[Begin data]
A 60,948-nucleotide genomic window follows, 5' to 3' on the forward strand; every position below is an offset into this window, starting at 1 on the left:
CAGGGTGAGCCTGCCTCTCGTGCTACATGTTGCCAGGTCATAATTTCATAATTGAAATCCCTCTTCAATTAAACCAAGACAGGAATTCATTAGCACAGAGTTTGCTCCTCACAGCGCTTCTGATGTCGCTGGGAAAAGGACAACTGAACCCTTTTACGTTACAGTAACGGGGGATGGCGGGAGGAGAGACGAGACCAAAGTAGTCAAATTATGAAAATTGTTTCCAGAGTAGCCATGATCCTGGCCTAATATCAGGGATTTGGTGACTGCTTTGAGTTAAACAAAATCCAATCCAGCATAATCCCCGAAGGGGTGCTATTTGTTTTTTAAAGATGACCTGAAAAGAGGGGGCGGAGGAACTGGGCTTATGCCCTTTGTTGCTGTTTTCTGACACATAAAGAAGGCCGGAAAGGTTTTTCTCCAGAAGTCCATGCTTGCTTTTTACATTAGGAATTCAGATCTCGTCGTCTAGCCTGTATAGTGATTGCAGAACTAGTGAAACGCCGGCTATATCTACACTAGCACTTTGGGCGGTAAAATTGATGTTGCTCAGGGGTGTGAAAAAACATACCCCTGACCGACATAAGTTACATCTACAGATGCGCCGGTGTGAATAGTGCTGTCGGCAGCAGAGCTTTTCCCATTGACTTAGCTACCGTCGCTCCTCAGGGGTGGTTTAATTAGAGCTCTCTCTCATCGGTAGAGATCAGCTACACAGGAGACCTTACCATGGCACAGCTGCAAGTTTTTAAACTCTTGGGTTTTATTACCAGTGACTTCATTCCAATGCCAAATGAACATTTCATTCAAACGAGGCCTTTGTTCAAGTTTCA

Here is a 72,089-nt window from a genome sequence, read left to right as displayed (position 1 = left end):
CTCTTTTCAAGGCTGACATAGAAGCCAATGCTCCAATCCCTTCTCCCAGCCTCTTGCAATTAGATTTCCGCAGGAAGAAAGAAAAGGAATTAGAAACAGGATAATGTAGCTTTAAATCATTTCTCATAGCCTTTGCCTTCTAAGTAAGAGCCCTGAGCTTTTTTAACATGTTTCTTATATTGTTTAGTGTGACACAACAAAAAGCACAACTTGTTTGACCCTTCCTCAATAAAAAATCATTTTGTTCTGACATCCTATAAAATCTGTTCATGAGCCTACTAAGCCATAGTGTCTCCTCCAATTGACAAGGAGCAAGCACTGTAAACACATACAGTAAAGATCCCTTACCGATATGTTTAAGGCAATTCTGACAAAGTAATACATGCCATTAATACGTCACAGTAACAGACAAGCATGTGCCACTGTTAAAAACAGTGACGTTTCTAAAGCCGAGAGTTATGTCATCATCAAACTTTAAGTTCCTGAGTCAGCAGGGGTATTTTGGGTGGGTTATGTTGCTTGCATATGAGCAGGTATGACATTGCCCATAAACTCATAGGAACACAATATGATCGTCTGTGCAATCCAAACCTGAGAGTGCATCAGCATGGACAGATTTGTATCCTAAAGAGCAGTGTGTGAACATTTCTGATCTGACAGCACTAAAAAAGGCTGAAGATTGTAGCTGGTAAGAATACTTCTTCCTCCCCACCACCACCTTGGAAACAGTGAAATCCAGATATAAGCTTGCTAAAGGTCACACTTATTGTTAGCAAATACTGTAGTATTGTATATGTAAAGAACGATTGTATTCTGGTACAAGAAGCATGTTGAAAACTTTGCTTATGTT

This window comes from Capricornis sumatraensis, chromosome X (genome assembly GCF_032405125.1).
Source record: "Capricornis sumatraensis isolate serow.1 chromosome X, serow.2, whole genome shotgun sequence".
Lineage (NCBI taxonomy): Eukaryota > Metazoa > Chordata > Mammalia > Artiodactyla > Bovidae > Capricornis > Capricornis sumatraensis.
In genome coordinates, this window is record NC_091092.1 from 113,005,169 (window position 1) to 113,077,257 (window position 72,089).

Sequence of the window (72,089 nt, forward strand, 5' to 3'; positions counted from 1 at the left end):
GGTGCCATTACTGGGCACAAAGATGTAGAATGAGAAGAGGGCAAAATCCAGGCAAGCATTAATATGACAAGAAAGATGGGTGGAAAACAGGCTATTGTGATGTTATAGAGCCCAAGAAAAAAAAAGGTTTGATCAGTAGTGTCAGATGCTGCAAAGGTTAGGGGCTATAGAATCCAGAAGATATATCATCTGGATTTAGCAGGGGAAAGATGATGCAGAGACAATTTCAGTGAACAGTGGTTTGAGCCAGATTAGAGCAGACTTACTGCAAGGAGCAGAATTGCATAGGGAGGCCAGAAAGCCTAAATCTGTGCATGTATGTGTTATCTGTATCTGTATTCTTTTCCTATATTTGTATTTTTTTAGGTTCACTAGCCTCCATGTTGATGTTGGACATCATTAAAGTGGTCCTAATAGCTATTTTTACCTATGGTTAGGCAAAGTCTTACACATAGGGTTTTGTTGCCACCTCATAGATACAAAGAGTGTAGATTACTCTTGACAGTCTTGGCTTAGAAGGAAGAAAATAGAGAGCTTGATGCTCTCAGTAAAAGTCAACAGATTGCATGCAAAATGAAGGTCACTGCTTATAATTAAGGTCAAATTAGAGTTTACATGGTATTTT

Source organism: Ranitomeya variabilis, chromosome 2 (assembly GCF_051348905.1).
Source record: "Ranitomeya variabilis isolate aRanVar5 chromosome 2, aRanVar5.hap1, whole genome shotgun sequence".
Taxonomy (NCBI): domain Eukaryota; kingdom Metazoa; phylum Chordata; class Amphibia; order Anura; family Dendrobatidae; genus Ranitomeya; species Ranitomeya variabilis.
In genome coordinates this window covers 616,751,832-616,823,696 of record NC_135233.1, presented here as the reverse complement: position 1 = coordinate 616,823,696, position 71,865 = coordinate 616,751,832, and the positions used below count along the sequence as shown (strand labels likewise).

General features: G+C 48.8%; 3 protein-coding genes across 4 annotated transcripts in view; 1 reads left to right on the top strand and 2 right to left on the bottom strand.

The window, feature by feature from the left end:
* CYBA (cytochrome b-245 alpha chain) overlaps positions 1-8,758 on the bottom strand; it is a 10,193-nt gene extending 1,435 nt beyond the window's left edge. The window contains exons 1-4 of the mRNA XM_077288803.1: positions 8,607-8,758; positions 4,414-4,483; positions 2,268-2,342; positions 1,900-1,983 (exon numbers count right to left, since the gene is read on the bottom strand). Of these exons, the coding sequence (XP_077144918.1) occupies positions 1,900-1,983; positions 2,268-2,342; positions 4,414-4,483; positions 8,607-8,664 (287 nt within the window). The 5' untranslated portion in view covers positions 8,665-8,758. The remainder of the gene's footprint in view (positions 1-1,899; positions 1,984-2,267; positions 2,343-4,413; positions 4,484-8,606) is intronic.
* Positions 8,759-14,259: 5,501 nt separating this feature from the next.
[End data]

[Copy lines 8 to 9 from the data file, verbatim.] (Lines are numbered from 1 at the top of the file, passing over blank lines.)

In genome coordinates, this window is record NC_091092.1 from 113,005,169 (window position 1) to 113,077,257 (window position 72,089).

Sequence of the window (72,089 nt, forward strand, 5' to 3'; positions counted from 1 at the left end):